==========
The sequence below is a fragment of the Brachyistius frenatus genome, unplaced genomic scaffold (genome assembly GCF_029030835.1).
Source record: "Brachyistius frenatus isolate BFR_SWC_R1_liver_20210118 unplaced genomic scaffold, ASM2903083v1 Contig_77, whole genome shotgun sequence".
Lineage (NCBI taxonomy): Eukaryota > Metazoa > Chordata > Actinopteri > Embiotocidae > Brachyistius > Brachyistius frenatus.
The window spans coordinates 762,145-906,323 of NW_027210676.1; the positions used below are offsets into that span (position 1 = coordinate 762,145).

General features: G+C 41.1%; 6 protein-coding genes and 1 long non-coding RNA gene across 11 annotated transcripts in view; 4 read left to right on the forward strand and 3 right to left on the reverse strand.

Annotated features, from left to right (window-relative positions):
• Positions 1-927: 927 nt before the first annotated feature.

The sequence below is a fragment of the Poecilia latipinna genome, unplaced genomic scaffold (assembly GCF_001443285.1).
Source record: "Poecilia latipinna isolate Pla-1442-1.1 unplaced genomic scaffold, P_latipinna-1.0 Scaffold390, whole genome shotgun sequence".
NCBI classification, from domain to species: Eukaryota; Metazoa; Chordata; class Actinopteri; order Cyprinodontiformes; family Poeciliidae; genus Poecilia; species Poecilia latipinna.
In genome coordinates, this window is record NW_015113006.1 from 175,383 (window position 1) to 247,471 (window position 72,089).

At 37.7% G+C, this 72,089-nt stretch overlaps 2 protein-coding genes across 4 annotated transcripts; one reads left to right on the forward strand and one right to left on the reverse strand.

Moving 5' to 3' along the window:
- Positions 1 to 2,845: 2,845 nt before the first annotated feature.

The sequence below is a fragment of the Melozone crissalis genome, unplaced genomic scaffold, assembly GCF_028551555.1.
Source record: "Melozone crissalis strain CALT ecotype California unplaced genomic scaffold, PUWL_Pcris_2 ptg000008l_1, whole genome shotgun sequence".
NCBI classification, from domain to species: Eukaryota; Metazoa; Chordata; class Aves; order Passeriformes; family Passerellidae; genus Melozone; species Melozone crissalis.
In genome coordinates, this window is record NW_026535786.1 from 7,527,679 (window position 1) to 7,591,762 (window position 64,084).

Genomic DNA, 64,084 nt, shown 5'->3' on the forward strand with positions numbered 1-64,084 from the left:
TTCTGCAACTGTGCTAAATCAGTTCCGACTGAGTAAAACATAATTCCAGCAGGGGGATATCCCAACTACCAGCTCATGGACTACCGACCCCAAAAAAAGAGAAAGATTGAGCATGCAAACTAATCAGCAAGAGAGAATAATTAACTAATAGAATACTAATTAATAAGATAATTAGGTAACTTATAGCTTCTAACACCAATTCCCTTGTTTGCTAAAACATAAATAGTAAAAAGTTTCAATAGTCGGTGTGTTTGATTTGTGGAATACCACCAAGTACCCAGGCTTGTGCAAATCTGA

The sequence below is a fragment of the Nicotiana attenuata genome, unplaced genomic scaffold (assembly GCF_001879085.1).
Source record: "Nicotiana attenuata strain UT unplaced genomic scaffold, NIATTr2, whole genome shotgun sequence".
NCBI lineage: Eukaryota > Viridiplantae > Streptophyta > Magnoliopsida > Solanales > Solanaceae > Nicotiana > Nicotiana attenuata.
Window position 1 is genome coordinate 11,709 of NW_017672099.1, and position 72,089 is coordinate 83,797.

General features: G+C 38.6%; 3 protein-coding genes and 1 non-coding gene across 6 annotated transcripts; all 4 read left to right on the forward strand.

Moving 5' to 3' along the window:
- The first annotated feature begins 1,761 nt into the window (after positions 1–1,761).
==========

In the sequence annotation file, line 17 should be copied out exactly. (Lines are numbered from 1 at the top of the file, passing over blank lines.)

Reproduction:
NCBI classification, from domain to species: Eukaryota; Metazoa; Chordata; class Aves; order Passeriformes; family Passerellidae; genus Melozone; species Melozone crissalis.